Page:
NOTES:  To respect the privacy of all persons involved I have changed the names and use initials only. Part 3 to follow.
I wrote as free lance European Correspondent about massage and healing techniques around the world for about a decade. I interviewed therapists. I got (and still get) lots of massages. I drank stinky healing waters and sat in hot mineral waters, cold mineral waters, and peat bog mud (really!). 
I was transformed into a human pretzel in Thailand and had my back walked on by a barefoot Hanoi therapist as she held onto ceiling railings.
I wrote the following article not long after I came to Germany…
My first spa massage: I had exotic visions of a sea algae wrap first, steaming fluffy hot towels wrapped deliciously around my entire body, perhaps a dip in a pool filled with aromatic, green mud. Don’t ask me where these visions came from. All I know is that when I made my appointment at Das Leuze Spa in Bad Cannstatt, Germany, this was what I hoped to experience.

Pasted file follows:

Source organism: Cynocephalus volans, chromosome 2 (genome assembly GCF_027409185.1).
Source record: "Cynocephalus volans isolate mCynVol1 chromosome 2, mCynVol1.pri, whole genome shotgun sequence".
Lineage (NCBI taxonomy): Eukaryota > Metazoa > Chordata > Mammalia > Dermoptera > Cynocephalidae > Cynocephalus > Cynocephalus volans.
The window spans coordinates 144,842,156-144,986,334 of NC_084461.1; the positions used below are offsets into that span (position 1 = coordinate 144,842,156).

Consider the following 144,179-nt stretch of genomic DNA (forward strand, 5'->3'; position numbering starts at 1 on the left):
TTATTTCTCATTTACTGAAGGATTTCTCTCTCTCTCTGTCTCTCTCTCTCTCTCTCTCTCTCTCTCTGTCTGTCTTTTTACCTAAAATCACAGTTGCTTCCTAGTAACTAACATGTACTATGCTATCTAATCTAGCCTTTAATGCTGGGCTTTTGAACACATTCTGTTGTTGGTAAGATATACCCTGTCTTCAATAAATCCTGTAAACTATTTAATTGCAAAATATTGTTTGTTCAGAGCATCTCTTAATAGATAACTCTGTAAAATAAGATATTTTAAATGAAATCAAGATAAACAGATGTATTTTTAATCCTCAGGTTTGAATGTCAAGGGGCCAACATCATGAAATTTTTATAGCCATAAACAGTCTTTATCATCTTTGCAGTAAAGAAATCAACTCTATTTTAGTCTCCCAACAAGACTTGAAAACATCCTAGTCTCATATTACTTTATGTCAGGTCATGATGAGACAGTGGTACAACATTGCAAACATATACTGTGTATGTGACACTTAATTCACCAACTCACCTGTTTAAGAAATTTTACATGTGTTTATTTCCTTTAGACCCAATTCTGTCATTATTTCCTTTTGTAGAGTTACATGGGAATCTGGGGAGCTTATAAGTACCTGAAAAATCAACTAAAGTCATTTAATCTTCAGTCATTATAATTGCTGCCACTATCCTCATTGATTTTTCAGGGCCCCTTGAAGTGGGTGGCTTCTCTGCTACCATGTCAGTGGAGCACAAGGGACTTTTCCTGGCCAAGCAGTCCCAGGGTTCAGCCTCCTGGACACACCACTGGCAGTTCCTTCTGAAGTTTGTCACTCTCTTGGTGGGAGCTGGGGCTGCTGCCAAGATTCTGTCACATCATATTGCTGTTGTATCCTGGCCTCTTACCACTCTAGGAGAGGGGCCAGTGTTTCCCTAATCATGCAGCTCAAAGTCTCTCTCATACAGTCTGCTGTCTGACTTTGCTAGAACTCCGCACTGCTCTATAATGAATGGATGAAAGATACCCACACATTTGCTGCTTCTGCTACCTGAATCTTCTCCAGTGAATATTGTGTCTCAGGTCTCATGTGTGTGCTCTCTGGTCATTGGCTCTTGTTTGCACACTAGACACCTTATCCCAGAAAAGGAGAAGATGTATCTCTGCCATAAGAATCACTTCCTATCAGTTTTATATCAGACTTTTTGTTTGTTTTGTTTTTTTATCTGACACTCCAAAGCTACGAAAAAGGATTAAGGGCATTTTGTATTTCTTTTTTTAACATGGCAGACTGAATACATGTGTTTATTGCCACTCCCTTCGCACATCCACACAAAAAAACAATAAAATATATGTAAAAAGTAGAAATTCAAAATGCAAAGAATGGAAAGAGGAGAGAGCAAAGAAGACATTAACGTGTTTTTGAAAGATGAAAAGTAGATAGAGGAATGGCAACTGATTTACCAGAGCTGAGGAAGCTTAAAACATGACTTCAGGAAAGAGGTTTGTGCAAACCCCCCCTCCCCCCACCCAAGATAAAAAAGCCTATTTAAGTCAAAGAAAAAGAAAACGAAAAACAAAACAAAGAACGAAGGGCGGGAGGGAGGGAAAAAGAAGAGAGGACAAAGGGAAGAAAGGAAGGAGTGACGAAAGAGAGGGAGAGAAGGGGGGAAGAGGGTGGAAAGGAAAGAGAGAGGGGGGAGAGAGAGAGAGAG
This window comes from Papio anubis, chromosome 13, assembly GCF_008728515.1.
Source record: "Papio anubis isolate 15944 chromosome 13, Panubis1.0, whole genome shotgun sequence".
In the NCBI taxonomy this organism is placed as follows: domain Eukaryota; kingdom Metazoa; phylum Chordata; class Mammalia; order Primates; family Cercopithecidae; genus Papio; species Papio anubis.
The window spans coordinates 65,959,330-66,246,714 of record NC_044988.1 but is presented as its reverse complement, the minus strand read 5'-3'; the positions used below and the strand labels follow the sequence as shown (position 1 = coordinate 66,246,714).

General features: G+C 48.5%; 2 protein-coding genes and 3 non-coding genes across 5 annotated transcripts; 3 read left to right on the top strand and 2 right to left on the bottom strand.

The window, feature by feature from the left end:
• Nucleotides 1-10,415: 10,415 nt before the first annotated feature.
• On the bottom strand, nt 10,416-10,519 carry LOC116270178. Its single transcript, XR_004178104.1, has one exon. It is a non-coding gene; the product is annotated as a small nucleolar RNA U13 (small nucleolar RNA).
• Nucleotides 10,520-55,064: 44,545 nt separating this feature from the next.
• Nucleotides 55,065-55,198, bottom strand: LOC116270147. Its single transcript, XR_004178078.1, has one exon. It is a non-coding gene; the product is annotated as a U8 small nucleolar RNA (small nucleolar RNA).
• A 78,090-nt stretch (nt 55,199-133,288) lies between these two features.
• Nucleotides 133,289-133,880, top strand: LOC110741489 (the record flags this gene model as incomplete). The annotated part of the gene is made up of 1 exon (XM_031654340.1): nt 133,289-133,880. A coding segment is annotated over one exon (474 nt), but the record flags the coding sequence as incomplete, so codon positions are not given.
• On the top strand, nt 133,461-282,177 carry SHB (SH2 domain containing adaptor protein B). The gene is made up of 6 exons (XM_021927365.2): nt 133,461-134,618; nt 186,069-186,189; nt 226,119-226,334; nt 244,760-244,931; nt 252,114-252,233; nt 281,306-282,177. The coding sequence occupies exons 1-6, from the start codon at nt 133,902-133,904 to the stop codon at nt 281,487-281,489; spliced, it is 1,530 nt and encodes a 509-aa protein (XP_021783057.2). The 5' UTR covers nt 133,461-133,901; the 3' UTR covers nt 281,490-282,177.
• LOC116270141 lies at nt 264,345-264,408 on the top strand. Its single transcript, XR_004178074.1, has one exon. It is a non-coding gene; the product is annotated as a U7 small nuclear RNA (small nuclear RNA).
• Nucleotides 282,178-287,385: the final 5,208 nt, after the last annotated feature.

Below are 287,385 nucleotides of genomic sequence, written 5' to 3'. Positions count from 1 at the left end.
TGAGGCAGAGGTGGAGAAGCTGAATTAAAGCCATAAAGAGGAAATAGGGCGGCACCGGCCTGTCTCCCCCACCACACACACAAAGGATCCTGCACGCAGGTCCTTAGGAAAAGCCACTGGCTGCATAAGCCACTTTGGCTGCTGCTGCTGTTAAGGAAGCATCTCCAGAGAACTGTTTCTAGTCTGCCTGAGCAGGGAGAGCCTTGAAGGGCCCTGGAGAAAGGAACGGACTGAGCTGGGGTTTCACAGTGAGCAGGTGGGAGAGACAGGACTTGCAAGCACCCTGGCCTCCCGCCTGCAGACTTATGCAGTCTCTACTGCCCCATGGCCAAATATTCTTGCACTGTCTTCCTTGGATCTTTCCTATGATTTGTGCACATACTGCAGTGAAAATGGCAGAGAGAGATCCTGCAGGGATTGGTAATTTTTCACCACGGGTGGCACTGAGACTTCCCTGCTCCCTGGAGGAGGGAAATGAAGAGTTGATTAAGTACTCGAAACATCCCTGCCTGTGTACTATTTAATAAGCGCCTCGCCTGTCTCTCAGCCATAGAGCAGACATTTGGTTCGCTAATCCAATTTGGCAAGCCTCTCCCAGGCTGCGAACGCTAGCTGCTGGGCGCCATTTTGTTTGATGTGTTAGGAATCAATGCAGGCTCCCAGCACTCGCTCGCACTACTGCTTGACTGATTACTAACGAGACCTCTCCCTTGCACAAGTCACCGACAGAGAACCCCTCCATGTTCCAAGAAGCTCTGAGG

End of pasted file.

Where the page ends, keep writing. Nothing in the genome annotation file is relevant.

The reality was… well, more realistic. I had to wait a week for a time slot. There wasn’t any possibility of an hour-long or longer massage; half an hour was the time limit. Patients come with a doctor’s prescription and German insurance covers the therapy sessions. But private patients aren’t so unusual, and I had no trouble getting an appointment.
I showed up twenty minutes early as requested. I paid roughly $18 at the appointments window and, taking my receipt, wandered towards the spa massage rooms. I had some time before my massage, so I decided to look around a little bit.
It was the 4th of July in southern Germany and we were having the hottest summer in recorded weather history – which meant the hottest summer in over two hundred years. I looked longingly over the grounds towards a spa pool. The water looked so cool and inviting. But I was here to research European massage methods. Plus my shoulders had been killing me for weeks; I really needed this massage.
I turned back and saw a woman dressed in white with a name tag on her shirt. I showed her my appointment slip and receipt, and asked if I was in the right area. She smiled and answered yes, got a half-sheet from a hallway closet and led me into a treatment room.